I-95 continued to enjoy dominant ratings throughout the remainder of the 1980s, using the slogan "Birmingham’s All-Hit I-95" for the remainder of that decade, and as "The Station in the '90s" into the 1990s. However, the nationwide decline in popularity of the Top 40 format affected I-95. In 1994, the station changed call letters to WMXQ ("Mix 94.5") and became a hot adult contemporary music station. "Mix" was no more successful than I-95 had been in its latter stages, so on September 25, 1996, the station once again changed formats and became a soft adult contemporary station with the new name "Soft Rock 94.5".[7] The call letters were changed to WYSF in November of the same year. Television ads for the new station featured actress Teri Garr.

In 1999, the morning drive team of Rick and Bubba moved from crosstown station WQEN to WYSF, where they remained until December 2006, when they departed for country music station WZZK-FM. In 2001, the station renamed itself "Y-94.5", with no real change in its music. In reaction to a steep drop in ratings after the departure of Rick and Bubba, the station changed formats at 5:00 p.m. on May 25, 2007.[8] The station dropped its soft adult contemporary format and replaced it with a hot adult contemporary format, changing the on-air name of the station to "The New 94-5 FM".

On July 4, 2008, the station dropped its hot adult contemporary format and began stunting in anticipation of a new format.[9] The station began playing country music at approximately 9:25 p.m. and continued doing so for the next two days. The station then began simulcasting co-owned sports radio station WJOX as a temporary measure until the format change was completed.[10]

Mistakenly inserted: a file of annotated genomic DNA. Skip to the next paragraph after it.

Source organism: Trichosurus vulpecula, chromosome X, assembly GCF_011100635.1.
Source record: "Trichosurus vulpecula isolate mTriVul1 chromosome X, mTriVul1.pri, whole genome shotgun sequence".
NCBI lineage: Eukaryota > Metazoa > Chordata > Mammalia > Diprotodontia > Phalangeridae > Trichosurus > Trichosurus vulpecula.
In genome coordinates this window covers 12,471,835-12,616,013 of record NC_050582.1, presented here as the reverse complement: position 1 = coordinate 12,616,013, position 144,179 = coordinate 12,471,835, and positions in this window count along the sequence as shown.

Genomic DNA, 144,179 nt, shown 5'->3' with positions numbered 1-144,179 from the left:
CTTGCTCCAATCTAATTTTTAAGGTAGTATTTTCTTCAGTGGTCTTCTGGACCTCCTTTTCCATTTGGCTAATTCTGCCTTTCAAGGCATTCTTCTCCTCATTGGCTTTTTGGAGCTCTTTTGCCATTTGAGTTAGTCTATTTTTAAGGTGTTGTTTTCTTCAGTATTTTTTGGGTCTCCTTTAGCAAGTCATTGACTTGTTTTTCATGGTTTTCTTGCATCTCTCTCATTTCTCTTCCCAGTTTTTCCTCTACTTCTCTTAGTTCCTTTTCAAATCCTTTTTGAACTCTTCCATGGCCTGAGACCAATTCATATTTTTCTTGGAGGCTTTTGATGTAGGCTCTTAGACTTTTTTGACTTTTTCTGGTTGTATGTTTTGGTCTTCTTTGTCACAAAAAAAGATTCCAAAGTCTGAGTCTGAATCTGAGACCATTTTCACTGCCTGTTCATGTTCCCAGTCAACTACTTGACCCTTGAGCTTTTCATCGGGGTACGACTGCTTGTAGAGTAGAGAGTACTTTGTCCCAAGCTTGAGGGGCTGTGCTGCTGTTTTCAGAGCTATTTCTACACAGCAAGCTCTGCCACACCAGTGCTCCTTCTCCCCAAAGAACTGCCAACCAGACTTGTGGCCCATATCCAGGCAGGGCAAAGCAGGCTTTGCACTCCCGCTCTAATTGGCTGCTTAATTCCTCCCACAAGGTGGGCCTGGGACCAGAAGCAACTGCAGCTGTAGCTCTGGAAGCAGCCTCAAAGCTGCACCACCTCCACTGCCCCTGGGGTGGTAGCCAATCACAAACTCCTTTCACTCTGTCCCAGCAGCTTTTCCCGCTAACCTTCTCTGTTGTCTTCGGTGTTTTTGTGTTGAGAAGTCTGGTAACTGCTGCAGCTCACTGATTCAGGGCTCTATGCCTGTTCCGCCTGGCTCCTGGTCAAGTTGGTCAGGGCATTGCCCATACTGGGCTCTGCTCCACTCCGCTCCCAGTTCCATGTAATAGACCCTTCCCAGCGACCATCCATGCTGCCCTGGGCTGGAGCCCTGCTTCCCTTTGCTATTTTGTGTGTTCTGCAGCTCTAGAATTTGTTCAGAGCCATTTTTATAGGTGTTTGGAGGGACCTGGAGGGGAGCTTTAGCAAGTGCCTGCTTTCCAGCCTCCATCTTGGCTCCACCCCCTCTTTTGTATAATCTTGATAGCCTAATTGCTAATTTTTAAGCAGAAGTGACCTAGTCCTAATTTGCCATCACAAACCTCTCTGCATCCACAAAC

WJOX-FM made 94.5 its permanent home on July 22, 2008, moving from its former dial position of 100.5 FM. The station began being simulcast on the former WSPZ (690 AM) in February 2010. Ironically, 690 AM was the original home of the WJOX sports format when the format was introduced to the Birmingham market in 1992.

The WJOX call letters were previously assigned to 106.1 FM in Jackson, Michigan from 1976 to 1981. This incarnation of WJOX programmed the automated "Stereo Rock" format from TM Programming, using the moniker "Rock 106". The WJOX call letters were dropped by 106.1 FM on March 11, 1981, when the station adopted its current call letters WJXQ ("Q106").


  1. ^ a b "Call Sign History". FCC Media Bureau CDBS Public Access Database.
  2. ^ "Titans Radio in Alabama". Titans Radio. Retrieved February 4, 2010.
  3. ^ "Paul Finebaum returns to radio: 'The callers have been incredibly loyal ... it should be their day'". Retrieved 4 September 2014.
  4. ^ Bishop, Greg (May 21, 2013). "Radio Host Paul Finebaum joins ESPN". The New York Times.
  5. ^ "WAFM Birmingham, Ala. Begins Operation Today" (PDF). Broadcasting. December 1, 1947. Retrieved 25 October 2014.
  6. ^ Archived at Ghostarchive and the Wayback Machine: "WAPI-FM / 95 ROCK Birmingham, AL Format Change (August, 1981)". YouTube.
  7. ^[bare URL PDF]
  8. ^ "WYSF changing formats". The Birmingham News. 2007-05-25.
  9. ^ "WYSF/Birmingham Flips to Stunt Mode, Robison Exits". Radio Online. 2008-07-07.
  10. ^ Diel, Stan (2008-07-11). "Birmingham's WYSF-FM appears ready to change formats". The Birmingham News.

Coordinates: 33°27′47″N 86°51′00″W / 33.463°N 86.850°W / 33.463; -86.850